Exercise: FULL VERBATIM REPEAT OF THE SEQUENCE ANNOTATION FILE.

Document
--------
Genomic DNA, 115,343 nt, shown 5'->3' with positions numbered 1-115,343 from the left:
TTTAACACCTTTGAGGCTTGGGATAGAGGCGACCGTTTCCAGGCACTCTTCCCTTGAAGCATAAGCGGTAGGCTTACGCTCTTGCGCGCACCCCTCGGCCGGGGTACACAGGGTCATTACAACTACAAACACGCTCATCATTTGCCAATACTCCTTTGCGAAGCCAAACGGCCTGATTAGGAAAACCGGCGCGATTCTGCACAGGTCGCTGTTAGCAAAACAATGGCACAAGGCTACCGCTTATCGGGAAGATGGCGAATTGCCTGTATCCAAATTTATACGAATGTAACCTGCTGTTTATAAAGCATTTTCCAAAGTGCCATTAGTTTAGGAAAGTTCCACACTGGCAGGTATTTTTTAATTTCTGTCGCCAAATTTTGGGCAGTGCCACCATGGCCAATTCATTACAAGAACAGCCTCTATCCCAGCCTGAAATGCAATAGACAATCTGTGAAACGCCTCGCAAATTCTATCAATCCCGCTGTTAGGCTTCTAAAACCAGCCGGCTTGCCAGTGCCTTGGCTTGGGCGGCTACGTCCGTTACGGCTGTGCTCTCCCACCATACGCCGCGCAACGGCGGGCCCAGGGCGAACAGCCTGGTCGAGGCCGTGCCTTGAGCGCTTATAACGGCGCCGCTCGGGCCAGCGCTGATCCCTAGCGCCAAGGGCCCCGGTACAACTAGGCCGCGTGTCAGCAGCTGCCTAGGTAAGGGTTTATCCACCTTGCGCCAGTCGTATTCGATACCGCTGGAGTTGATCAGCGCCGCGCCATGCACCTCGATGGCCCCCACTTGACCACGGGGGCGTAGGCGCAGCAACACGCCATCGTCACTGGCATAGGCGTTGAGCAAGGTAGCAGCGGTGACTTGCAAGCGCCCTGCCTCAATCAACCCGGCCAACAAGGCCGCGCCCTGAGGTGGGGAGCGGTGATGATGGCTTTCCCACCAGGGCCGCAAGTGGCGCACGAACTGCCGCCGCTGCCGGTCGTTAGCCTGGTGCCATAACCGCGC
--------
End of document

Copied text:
Genomic DNA, 115,343 nt, shown 5'->3' with positions numbered 1-115,343 from the left:
TTTAACACCTTTGAGGCTTGGGATAGAGGCGACCGTTTCCAGGCACTCTTCCCTTGAAGCATAAGCGGTAGGCTTACGCTCTTGCGCGCACCCCTCGGCCGGGGTACACAGGGTCATTACAACTACAAACACGCTCATCATTTGCCAATACTCCTTTGCGAAGCCAAACGGCCTGATTAGGAAAACCGGCGCGATTCTGCACAGGTCGCTGTTAGCAAAACAATGGCACAAGGCTACCGCTTATCGGGAAGATGGCGAATTGCCTGTATCCAAATTTATACGAATGTAACCTGCTGTTTATAAAGCATTTTCCAAAGTGCCATTAGTTTAGGAAAGTTCCACACTGGCAGGTATTTTTTAATTTCTGTCGCCAAATTTTGGGCAGTGCCACCATGGCCAATTCATTACAAGAACAGCCTCTATCCCAGCCTGAAATGCAATAGACAATCTGTGAAACGCCTCGCAAATTCTATCAATCCCGCTGTTAGGCTTCTAAAACCAGCCGGCTTGCCAGTGCCTTGGCTTGGGCGGCTACGTCCGTTACGGCTGTGCTCTCCCACCATACGCCGCGCAACGGCGGGCCCAGGGCGAACAGCCTGGTCGAGGCCGTGCCTTGAGCGCTTATAACGGCGCCGCTCGGGCCAGCGCTGATCCCTAGCGCCAAGGGCCCCGGTACAACTAGGCCGCGTGTCAGCAGCTGCCTAGGTAAGGGTTTATCCACCTTGCGCCAGTCGTATTCGATACCGCTGGAGTTGATCAGCGCCGCGCCATGCACCTCGATGGCCCCCACTTGACCACGGGGGCGTAGGCGCAGCAACACGCCATCGTCACTGGCATAGGCGTTGAGCAAGGTAGCAGCGGTGACTTGCAAGCGCCCTGCCTCAATCAACCCGGCCAACAAGGCCGCGCCCTGAGGTGGGGAGCGGTGATGATGGCTTTCCCACCAGGGCCGCAAGTGGCGCACGAACTGCCGCCGCTGCCGGTCGTTAGCCTGGTGCCATAACCGCGC